Cosmology in 2004: A bad year for the Big Bang

By Eric J. Lerner

Lawrenceville Plasma Physics

The past year brought a steady drum beat of observational and theoretical bad news for the Big Bang theory, making that hypothesis more untenable then ever. Data on the cosmic microwave background (CMB), on distant and near galaxies, on the abundances of light elements, added to the evidence that the universe is much older than the hypothetical Big Bang, that dark matter does not exist, and that the universe is not expanding.

While Big Bang supporters relied more and more on their control over funding and open suppression of alternative views, the debate over cosmology burst into public view with the publication in May of an Open Letter on Cosmology in New Scientist, among the most prominent of popular science magazines. The open letter, denouncing the orthodoxy of conventional cosmology, urges the funding of alterative approaches. It has now been signed by hundreds of scientists from countries around the globe.

The following review just touches on some of the mass of new data published in the past year and is in no way comprehensive.

WMAP Gives Big Bang a Slap

The biggest of many headaches supplied to Big Bang theorists last year has been the data from the WMAP satellite, which provides high resolution mapping of the intensity of the CMB across the sky. Intially, the results were hailed as a "complete confirmation of the Big Bang inflationary" theory. But subsequent analysis has shown that even the most basic predictions of the theory were contradicted by the data. To put it simply, the theory predicted that the tiny fluctuations in intensity of the radiation would be randomly scattered across the sky. In fact, they are anything but random.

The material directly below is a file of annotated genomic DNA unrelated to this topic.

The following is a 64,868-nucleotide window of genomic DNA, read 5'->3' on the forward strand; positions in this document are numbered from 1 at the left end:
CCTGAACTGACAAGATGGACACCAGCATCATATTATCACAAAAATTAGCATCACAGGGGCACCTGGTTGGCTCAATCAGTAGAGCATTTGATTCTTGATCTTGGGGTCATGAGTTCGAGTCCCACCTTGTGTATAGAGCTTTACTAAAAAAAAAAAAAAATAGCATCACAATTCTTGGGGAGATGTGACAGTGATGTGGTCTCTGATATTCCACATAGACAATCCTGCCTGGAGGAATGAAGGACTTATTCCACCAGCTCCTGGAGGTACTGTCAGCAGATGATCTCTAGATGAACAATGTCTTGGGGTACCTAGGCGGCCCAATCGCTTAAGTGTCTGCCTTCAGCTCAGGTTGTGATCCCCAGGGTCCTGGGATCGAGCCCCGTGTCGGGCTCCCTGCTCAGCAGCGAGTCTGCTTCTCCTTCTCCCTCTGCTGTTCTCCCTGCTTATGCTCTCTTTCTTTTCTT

The inflationary Big Bang hypothesis states that fluctuations in the CMB originated in the first 10-35 seconds of the Big Bang from random, quantum variations in the still purely hypothetical inflation field. So a firm prediction of the theory is that the fluctuations we see will be random, or follow a Gaussian distribution, not correlated with each other in any way. As leading Big Banger Michael Turner wrote in Dec. 2002, "The inflation-produced density perturbations arise from quantum fluctuations in a very weakly coupled (essentially free) scalar field and hence should be Gaussian to a high degree of precision." (ArXiv: astro-ph/0212281). Many other theorists said the same thing.

But WMAP showed something very different. Researchers analyzed the fluctuations in intensity of temperature in terms of spherical modes, breaking down the fluctuations into those with two peaks of valleys in the entire sphere (dipole); three (tripole); four (quadrupole), etc. up to thousands of poles. If the fluctuations were random, there should be not special alignment among any of the modes. Each direction should look more or less the same as any other. Instead the WMAP data showed that large scale fluctuations—octopole through dipole-- were oriented not randomly but in a plane. In addition, what fluctuations there were in the direction perpendicular to the plane were much larger in the South direction than the North. The two hemispheres of the sky did not look the same—one was much "smoother" than the other. More, the fluctuations in the dipole, tripole quadrupole and octopole modes were all closely aligned with each other. This alignment had only a one in ten thousand chance of being a random coincidence.

What was worse for the Big Bang was that the axis of this alignment was the axis of the Local Superclsuter, a massive array of clusters of galaxies centered on the Virgo cluster. In the direction of the Virgo cluster, large-scale fluctuations were far less than away from Virgo. This local alignment entirely contradicted the Big Bang hypotheses that the CMB originated in the far distant universe, many billions of years ago. (There are a large number of papers here, but the most significant are: ApJ 605, 14; arXiv:astro-ph/0311430; arXiv:astro-ph/0310511; arXiv:astro-ph/0402399; arXiv:astro-ph/0403353; arXiv:astro-ph/0405187).

While such alignments contradict the basic prediction of the Big Bang, they are completely consistent with plasma cosmology theories. These theories explain the CMB as being produced by light from stars, thermalized and isotropisized (smoothed) by scattering in dense magnetic filaments throughout the universe. Since the last surface of scattering is only about 6 Mpc away, it is to be expected that fluctuations lithe CMB aligned with the Local superclsuter, which is about 10 Mpc in diameter and points toward Virgo.